E-commerce players need to be have warehouses, where goods are stored, which are constraining for the growth of the sellers beyond a particular region due to increased compliances. The benefits of the composition scheme under GST should be made applicable to online sellers as well on par with offline sellers, who enjoy lesser compliance, limited liability and higher liquidity. This is discouraging to traders who aspire to digitise their businesses, as many of them may think that moving online amounts to more registrations, excess compliance or delays in getting refunds. Such inconsistencies in the GST should be taken care of to promote the growth of the MSME sector, particularly those who would like to sell online.
No doubt that Indian e-commerce businesses must be encouraged to grow, however, the equalisation levy imposed by the Indian tax administration on non-resident e-commerce companies also creates artificial barriers for e-commerce marketplaces to grow in India. E-commerce is still in a relatively nascent stage in India. Many players are investing heavily in warehousing, logistics and other aspects of the ecosystem. Limiting their ability to do so will on lead to decreasing the innovation and job-creation potential of the sector.
The pie is big enough to be shared, both by home grown Indian entrepreneurs as well as MNCs in the market place. Equally, the market is big enough to be shared between online and offline sellers, but taxation must not be a restraining factor for growth of one at the cost of other. It is also manifest from the fact that online business is minuscule of offline, because of connectivity and lack of penetration of smart devices. We have a long way to go. Needless to say, we must not resort to place artificially a regime, which stunts the growth of online market place. It brings all the attendant benefits of job creation, improved quality of life, and of course ever increasing size of the market place.
Stakeholders should not look at these levies in isolation, but in a way that gives them a broader understanding of the constraints they are imposing on the growth of e-commerce in India. In fact, analysts should go beyond just the e-commerce sector and look at the root sector: telecom. Similar taxation-related issues have plagued telecom and in turn, jeopardized many internet businesses.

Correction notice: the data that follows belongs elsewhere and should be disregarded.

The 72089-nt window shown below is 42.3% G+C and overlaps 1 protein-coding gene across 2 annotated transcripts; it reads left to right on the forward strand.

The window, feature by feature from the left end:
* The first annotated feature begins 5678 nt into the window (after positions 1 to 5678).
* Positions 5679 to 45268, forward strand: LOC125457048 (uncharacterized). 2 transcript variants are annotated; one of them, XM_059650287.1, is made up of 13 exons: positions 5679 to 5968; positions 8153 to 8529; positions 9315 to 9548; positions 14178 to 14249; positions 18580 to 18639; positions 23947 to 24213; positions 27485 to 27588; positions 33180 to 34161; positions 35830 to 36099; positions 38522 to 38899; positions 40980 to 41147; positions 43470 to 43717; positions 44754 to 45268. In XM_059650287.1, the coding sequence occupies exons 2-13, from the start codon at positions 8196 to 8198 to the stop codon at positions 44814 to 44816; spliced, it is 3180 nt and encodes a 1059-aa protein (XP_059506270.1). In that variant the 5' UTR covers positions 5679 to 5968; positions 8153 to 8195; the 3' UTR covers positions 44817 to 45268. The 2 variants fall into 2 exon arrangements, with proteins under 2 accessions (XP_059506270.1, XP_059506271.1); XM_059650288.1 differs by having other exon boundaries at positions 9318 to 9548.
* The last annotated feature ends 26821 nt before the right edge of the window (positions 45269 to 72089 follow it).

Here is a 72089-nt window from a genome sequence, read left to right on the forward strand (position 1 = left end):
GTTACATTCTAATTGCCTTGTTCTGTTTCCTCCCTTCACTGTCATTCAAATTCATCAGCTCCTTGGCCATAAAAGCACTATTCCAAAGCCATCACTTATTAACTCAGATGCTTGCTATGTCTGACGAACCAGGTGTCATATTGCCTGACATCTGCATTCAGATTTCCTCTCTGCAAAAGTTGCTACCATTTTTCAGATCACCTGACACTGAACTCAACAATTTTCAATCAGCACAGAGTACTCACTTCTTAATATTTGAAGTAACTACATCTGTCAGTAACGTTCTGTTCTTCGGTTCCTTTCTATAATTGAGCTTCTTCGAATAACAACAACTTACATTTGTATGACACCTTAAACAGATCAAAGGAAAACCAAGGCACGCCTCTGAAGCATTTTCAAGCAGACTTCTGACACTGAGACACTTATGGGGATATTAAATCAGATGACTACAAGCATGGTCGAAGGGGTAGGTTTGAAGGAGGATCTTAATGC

Today the telecom industry has become the fulcrum of livelihood needs with taxi drivers, food delivery personnel, plumbers, electricians and carpenters becoming more dependent on aggregator apps. However, high license and spectrum fee, liabilities associated with Adjusted Gross Revenue (AGR) and inconsistencies across input credits utilization norms continue to hound telecom companies. Some of these norms in the past have cost the competitiveness of the crisis-ridden sector which saw huge decline in the number of players over the past few years.
Given the ability of e-commerce and telecom to become a “force-multiplier” in the post-pandemic economy, a progressive tax regime can create a win-win scenario for everyone and help India create a $5T digital economy. We are no longer in an era where going online is an option or a competitive advantage, it’s a necessity. Digital-first businesses and the telecom infrastructure supporting them, will determine our ability to navigate the post-pandemic world. Keeping e-commerce and telecom supressed under heavy tax burdens will only prove to be counter-productive and undermine the gains being accrued from these sectors. Therefore, the burning issue is Predictable, Equitable Taxation to Propel Digital Economy for holistic growth.
Disclaimer: The views expressed in the article above are those of the authors' and do not necessarily represent or reflect the views of this publishing house. Unless otherwise noted, the author is writing in his/her personal capacity. They are not intended and should not be thought to represent official ideas, attitudes, or policies of any agency or institution.